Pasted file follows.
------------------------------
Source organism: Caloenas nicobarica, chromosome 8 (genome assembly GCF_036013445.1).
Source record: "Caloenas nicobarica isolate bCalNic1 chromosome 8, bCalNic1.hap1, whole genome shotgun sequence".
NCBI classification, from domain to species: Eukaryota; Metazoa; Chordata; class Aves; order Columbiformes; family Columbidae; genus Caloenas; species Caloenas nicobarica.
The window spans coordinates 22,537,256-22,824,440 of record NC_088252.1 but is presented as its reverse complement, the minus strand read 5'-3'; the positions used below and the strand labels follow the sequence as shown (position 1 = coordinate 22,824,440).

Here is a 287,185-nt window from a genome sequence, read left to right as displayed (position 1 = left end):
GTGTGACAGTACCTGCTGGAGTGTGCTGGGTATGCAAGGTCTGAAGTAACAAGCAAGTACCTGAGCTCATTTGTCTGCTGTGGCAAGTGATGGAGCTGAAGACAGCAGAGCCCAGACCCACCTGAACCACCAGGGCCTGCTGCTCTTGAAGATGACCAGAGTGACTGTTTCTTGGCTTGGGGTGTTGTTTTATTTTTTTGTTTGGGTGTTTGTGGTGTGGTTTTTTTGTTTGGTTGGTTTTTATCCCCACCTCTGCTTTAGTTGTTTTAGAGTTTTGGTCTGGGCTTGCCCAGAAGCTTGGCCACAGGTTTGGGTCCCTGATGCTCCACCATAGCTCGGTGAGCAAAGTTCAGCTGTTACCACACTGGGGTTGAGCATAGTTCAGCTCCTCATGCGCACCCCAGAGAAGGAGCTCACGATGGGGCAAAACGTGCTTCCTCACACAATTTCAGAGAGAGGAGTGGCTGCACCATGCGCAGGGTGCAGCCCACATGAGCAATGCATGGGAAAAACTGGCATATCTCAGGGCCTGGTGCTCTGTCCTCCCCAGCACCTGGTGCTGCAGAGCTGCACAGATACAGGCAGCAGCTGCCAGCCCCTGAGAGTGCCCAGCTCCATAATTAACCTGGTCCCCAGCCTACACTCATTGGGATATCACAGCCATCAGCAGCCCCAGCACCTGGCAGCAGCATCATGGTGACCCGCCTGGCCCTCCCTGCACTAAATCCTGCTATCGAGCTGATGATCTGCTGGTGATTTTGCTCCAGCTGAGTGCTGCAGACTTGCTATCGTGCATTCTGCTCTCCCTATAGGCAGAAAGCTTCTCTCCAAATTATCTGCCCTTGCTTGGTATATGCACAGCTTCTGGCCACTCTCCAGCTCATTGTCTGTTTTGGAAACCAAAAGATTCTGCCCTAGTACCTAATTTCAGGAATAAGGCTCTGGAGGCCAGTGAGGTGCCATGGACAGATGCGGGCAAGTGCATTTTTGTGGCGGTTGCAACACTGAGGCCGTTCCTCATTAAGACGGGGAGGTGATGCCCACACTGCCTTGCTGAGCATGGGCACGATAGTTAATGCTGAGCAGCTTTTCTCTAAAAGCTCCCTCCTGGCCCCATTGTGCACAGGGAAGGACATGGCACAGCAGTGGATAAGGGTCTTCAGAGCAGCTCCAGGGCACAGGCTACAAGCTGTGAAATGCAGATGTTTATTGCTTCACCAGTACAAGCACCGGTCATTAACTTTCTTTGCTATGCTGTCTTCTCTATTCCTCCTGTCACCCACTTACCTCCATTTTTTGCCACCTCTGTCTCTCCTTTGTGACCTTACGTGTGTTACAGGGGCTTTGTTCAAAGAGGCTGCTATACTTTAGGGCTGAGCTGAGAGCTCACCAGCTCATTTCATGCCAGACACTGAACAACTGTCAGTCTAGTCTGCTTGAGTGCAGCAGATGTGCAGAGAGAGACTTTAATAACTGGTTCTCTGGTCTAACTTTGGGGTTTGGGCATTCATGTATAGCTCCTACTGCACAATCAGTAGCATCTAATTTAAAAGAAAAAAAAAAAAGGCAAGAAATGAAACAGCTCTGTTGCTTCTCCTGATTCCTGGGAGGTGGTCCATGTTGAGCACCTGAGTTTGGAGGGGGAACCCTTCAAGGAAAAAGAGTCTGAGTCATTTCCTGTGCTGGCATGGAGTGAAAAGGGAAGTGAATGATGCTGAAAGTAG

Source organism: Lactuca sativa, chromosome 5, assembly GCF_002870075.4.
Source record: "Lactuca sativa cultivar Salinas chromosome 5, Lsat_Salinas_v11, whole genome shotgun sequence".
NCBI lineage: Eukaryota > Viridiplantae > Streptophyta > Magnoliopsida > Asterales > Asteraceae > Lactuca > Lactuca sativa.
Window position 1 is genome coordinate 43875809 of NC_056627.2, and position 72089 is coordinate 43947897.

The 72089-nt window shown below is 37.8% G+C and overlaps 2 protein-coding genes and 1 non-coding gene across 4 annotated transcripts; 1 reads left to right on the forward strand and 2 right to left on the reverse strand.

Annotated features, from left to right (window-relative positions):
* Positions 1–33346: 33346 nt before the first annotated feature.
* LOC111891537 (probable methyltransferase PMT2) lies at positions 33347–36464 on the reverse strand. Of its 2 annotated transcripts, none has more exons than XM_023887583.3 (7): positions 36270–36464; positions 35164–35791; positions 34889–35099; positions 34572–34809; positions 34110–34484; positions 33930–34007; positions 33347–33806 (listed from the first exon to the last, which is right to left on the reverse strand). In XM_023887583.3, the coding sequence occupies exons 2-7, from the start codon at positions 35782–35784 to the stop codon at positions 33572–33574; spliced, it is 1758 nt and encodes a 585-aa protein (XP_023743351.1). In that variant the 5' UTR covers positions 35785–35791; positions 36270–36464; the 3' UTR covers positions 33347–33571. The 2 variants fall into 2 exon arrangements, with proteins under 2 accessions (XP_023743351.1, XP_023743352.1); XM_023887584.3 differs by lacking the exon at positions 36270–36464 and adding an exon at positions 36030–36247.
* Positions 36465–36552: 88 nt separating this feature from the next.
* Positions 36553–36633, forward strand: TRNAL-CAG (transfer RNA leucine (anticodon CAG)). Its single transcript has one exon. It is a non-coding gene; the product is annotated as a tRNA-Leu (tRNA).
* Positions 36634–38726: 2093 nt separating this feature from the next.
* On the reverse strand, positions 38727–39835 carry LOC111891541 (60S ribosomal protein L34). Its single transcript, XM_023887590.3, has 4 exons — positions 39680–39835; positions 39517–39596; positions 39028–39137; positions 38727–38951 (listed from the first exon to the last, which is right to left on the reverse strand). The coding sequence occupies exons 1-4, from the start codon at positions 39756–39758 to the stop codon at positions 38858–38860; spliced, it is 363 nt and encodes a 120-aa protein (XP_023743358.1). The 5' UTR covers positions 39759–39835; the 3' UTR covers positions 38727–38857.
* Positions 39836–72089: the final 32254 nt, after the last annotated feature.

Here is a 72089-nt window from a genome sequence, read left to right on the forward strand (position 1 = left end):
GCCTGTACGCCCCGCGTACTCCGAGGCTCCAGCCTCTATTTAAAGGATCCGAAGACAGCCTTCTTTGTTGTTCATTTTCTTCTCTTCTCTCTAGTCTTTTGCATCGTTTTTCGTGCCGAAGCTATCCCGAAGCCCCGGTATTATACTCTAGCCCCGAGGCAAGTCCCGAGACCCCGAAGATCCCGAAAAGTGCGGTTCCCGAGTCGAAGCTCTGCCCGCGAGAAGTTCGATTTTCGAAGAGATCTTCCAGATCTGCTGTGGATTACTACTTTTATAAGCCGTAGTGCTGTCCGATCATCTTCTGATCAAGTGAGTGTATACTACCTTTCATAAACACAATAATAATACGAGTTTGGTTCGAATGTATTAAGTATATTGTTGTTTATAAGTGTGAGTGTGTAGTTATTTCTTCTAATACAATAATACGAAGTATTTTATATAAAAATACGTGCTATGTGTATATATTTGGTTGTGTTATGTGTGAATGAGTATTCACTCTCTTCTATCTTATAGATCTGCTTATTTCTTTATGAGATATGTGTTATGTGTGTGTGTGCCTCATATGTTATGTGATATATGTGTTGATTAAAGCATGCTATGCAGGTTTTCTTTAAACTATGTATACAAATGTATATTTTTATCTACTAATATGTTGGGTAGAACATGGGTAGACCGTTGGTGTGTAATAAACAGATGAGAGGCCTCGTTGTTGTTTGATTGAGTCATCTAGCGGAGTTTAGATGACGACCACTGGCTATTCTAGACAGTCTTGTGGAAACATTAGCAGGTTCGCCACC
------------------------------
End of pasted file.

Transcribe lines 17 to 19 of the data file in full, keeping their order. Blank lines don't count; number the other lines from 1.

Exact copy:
* Positions 36634–38726: 2093 nt separating this feature from the next.
* On the reverse strand, positions 38727–39835 carry LOC111891541 (60S ribosomal protein L34). Its single transcript, XM_023887590.3, has 4 exons — positions 39680–39835; positions 39517–39596; positions 39028–39137; positions 38727–38951 (listed from the first exon to the last, which is right to left on the reverse strand). The coding sequence occupies exons 1-4, from the start codon at positions 39756–39758 to the stop codon at positions 38858–38860; spliced, it is 363 nt and encodes a 120-aa protein (XP_023743358.1). The 5' UTR covers positions 39759–39835; the 3' UTR covers positions 38727–38857.
* Positions 39836–72089: the final 32254 nt, after the last annotated feature.